Practice these setup and swing techniques on the range. In no time, you’ll effectively increase your arsenal of shots and be better equipped to tackle whatever the course presents during play.

PGA professional Jeff Ritter is the director of instruction at the ASU Karsten Academy, and also teaches at Nike Junior Golf Camps nationwide.

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Lesson in Links

Lesson In Links

Control your trajectory for better scoring


High ShotInstead, opt for a low-running shot that stays close to the ground and releases up to the green. This shot is one that target golfers probably don’t try very often because of the soft fairways and greens, which are often guarded by sand bunkers. Obviously, this type of shot isn’t appropriate in situations where the green is fronted by a hazard, but when the coast is clear, so to speak, it’s one of the highest-percentage shots in golf.

To execute this shot, select a club that has less loft, such as a 7-, 8- or 9-iron. Position the ball back in your stance, with the majority of weight on your front foot. It’s not necessary to hit down on the ball with a great deal of force, which will only add spin to the shot, making it more likely to be affected by the wind and the grass than a lower-spinning shot. Choke down slightly on the grip and take an abbreviated backswing. Then, simply concentrate on making solid contact with the ball, holding the clubface low through impact. This will help impart overspin on the ball, keeping it close to the ground and rolling hard toward the green.

The key to perfecting this shot, like any shot in golf, is practice. If you’re not accustomed to playing low runners, it can be difficult at first to pick a target and determine how hard to hit the ball. You must learn to let go of mechanical, distance-oriented thinking and allow yourself to visualize the shot as it rolls along the ground and up to the green. Feel the shot and let your body do the rest. Of course, with experience, you’ll better learn to judge the turf and wind conditions, which will make getting the ball close to the hole that much easier.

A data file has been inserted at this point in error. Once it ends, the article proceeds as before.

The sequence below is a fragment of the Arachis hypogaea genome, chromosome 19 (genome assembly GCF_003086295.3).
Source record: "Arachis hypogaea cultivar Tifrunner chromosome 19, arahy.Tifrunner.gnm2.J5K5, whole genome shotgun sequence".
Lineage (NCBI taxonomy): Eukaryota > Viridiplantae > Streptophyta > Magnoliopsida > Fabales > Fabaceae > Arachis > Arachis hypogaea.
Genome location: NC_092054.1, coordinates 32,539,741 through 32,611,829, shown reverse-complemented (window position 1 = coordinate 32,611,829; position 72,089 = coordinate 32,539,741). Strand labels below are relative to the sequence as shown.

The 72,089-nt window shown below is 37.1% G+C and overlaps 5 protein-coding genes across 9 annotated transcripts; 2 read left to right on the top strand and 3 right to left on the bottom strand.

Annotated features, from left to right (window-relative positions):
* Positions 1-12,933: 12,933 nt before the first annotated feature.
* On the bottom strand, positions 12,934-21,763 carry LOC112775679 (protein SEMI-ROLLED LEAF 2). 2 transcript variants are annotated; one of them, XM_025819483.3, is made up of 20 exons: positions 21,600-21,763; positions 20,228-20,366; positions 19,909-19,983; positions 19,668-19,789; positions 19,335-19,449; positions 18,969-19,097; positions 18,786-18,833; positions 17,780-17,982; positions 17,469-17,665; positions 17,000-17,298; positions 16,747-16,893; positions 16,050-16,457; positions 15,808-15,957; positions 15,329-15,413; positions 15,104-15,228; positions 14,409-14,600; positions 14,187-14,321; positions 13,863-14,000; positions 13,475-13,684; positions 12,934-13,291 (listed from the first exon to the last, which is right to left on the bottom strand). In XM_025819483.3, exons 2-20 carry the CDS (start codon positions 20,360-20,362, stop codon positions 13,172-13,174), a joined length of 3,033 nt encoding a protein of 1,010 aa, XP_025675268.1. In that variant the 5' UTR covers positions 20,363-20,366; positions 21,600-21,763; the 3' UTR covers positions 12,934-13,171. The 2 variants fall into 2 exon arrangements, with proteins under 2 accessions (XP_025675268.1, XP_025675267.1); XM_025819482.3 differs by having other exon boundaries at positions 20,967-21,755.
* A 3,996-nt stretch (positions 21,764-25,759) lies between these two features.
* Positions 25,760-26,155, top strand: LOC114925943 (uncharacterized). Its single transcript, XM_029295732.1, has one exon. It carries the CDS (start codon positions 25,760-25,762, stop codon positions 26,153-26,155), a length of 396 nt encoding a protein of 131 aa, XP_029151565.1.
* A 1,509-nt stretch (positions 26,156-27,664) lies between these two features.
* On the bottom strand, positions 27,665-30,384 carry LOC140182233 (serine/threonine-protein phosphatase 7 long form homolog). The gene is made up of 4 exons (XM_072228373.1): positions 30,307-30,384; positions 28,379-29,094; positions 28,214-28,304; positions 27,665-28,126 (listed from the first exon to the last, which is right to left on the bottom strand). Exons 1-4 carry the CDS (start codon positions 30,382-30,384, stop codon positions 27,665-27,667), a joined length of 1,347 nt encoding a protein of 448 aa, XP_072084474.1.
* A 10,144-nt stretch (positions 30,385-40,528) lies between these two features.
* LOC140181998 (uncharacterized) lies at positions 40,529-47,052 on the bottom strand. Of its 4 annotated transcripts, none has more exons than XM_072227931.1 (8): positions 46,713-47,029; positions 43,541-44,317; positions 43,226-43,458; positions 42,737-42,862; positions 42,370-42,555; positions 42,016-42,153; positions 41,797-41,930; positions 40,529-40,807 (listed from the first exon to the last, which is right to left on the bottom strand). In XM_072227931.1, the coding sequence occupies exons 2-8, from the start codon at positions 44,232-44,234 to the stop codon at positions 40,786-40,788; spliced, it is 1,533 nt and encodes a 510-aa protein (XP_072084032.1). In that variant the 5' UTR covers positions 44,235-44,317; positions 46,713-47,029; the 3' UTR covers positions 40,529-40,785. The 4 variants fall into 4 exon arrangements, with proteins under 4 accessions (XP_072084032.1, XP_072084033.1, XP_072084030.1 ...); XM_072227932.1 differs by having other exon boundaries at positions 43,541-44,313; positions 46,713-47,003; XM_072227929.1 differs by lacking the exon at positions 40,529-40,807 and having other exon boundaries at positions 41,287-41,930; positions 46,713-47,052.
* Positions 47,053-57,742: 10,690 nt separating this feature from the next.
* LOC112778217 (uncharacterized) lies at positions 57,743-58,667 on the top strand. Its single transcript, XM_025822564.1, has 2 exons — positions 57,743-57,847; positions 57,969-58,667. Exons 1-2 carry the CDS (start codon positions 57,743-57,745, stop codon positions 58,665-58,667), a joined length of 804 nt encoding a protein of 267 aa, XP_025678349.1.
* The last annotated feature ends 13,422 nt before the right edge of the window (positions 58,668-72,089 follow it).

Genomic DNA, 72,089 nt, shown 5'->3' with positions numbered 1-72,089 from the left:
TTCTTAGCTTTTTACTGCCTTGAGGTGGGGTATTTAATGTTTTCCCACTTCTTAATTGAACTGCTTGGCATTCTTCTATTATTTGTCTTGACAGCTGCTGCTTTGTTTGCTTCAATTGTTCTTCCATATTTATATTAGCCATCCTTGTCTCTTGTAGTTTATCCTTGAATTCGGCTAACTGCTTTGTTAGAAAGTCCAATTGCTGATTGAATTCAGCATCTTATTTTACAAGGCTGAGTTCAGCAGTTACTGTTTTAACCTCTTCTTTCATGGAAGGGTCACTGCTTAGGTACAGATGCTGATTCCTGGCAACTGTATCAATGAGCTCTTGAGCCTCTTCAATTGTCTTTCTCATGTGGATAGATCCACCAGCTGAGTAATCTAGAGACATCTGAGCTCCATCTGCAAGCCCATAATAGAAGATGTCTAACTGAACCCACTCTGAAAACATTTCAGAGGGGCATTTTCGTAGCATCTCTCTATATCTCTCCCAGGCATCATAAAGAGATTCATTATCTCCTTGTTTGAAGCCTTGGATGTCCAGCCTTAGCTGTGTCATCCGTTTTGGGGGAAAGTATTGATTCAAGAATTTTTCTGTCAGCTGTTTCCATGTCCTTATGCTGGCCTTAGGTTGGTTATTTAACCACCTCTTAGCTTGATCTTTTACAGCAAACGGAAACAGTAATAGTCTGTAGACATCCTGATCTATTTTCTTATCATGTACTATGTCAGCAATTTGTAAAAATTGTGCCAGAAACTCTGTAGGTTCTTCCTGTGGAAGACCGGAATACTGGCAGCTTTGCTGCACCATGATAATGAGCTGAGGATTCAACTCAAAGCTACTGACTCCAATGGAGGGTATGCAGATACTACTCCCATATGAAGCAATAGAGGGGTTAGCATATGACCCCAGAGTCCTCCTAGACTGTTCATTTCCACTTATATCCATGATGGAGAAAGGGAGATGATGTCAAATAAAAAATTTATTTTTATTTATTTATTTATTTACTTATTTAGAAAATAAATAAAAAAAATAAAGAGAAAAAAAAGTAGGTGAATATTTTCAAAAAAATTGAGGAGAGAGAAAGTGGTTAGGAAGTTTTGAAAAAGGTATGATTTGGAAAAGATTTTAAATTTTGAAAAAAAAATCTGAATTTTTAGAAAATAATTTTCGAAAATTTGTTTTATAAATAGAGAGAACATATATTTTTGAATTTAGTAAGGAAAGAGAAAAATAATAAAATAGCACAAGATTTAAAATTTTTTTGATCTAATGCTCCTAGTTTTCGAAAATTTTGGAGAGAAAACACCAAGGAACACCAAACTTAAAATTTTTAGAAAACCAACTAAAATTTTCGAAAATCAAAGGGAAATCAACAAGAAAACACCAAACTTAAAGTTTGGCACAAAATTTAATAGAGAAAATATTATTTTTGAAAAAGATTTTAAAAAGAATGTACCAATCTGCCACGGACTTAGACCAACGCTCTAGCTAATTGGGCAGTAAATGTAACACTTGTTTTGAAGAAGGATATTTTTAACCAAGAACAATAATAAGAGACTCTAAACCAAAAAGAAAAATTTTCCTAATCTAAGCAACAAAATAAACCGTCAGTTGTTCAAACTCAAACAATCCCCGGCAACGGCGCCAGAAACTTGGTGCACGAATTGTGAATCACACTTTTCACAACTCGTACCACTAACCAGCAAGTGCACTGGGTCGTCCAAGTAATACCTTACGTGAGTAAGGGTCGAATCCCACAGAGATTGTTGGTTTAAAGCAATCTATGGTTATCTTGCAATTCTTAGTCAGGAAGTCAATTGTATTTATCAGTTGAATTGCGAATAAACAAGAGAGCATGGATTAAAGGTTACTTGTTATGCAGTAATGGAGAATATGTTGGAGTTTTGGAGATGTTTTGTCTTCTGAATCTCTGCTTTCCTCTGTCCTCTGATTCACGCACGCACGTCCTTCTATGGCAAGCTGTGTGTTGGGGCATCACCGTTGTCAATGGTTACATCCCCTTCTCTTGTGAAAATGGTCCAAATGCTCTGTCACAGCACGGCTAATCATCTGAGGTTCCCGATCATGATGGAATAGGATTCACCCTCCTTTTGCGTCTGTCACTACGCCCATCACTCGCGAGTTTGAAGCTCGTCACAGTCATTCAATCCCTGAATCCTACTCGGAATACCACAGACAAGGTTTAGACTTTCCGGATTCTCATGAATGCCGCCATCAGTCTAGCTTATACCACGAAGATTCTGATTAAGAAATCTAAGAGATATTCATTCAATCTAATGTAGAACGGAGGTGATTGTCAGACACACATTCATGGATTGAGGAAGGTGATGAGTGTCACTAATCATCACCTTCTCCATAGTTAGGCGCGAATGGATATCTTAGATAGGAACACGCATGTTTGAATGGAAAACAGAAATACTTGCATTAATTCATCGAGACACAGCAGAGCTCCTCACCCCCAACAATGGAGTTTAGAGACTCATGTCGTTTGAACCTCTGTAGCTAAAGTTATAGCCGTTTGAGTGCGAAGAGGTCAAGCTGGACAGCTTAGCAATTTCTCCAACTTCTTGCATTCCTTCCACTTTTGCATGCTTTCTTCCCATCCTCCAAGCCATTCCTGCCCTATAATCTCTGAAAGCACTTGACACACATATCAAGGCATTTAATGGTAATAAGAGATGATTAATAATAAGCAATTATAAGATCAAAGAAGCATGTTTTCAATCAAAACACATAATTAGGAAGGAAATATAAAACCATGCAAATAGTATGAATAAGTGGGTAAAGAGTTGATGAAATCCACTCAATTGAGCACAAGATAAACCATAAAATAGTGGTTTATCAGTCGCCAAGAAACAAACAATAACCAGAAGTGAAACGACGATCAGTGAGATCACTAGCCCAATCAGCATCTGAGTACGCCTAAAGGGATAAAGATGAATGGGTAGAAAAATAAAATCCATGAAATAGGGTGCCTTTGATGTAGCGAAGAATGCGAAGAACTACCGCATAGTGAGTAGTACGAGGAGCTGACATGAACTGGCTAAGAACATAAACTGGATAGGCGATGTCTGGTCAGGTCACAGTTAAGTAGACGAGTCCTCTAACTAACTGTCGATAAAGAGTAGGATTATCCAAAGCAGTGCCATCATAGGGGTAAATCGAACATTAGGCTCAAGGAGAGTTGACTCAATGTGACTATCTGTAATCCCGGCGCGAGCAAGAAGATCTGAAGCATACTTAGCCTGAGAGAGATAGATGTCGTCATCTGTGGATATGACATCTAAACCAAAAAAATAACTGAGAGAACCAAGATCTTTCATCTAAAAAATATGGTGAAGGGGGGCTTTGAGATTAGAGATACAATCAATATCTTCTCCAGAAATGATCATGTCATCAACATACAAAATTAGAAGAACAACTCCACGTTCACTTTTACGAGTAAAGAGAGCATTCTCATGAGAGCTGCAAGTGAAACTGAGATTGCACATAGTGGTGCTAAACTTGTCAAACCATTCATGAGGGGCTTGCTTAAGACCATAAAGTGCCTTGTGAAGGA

The High Shot
Although high-approach shots aren’t normally associated with links golf, there are situations when it becomes necessary to loft the ball over a hazard. When confronted with this type of situation, there are several modifications to make that differ from the usual high-spinning shot normally played on target-style courses.

First, the wind must be accounted for. It can be coming from behind, in the face, right to left, or left to right. Each situation demands a different type of alteration in aim, which will be crucial to producing a favorable result.

For shots that must be started left or right of the flag, be sure to use the entire length of the green as a target. This way, if you misjudge the wind or the shot slightly, the ball will still land on the green. For downwind shots, be aware that the wind will tend to knock the ball down, bringing it in lower and harder than you might think. Be prepared to miss these shots long, and pick a target that will leave the easiest up-and-down possible.

Finally, when the wind is directly into the shot, don’t be tempted to hit the ball harder. Always remember that an easier touch will produce less spin and help the ball bore through the wind. Although this is a high shot, it’s sti...